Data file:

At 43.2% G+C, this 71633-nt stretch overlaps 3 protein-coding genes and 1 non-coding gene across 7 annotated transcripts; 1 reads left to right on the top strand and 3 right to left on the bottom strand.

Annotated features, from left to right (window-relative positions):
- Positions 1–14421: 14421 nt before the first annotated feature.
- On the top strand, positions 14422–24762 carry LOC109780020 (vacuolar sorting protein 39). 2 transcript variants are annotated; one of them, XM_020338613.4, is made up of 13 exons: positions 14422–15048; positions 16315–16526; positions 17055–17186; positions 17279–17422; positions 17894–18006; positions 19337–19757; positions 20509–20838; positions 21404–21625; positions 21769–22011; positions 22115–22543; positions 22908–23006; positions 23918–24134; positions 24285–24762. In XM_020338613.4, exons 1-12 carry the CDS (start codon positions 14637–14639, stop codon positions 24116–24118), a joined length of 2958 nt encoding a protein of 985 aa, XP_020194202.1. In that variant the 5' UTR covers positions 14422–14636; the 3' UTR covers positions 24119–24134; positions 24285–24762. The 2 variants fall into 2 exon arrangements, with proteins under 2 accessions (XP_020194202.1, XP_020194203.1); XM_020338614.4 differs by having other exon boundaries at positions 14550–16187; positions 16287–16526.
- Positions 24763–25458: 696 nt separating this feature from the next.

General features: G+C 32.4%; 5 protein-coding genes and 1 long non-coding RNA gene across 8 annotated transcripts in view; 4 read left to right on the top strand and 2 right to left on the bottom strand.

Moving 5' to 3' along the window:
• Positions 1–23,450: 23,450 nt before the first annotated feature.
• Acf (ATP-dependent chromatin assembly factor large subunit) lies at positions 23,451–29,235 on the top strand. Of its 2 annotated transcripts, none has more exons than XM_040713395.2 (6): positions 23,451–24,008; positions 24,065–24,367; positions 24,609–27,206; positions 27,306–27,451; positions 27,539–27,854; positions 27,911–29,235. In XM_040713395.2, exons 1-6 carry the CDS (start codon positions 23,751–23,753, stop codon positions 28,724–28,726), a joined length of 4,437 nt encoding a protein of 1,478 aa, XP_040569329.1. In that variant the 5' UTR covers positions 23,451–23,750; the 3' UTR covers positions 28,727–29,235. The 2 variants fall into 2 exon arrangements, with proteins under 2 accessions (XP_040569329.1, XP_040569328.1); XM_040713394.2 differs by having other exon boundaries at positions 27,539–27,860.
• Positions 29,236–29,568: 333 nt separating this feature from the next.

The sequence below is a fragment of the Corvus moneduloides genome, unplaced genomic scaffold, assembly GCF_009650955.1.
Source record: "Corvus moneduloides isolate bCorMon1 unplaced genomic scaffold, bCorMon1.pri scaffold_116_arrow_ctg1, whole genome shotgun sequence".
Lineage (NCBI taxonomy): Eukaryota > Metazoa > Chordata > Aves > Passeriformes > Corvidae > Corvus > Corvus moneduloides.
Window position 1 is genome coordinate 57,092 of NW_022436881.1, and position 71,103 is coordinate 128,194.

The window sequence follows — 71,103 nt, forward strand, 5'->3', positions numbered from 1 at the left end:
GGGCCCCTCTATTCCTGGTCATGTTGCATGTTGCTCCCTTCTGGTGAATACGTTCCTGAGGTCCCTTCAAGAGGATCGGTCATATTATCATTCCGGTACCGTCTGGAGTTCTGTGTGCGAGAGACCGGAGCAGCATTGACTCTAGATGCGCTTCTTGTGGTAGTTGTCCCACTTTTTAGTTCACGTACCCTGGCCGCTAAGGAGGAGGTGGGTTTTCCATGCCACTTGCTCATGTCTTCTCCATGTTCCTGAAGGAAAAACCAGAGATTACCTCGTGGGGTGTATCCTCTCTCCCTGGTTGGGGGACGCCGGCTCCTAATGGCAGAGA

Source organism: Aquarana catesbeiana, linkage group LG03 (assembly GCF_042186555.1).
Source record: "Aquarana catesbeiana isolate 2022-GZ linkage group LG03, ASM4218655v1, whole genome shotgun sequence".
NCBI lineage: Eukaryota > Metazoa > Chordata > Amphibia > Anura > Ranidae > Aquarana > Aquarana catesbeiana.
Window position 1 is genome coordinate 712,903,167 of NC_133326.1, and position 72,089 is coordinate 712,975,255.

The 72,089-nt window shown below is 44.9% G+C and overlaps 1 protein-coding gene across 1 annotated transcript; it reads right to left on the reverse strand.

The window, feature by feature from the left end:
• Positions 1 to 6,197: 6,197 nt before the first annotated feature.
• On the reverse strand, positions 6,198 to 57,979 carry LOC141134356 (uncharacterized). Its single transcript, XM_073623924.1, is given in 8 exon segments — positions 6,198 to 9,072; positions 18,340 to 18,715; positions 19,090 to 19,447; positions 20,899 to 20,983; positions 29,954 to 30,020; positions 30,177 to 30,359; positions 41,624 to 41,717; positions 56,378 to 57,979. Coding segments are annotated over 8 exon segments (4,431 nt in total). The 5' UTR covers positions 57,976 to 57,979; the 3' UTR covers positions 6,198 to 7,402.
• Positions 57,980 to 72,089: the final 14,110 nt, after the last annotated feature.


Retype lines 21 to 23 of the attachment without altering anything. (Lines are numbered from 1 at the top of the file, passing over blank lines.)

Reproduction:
The 72,089-nt window shown below is 44.9% G+C and overlaps 1 protein-coding gene across 1 annotated transcript; it reads right to left on the reverse strand.

The window, feature by feature from the left end:
• Positions 1 to 6,197: 6,197 nt before the first annotated feature.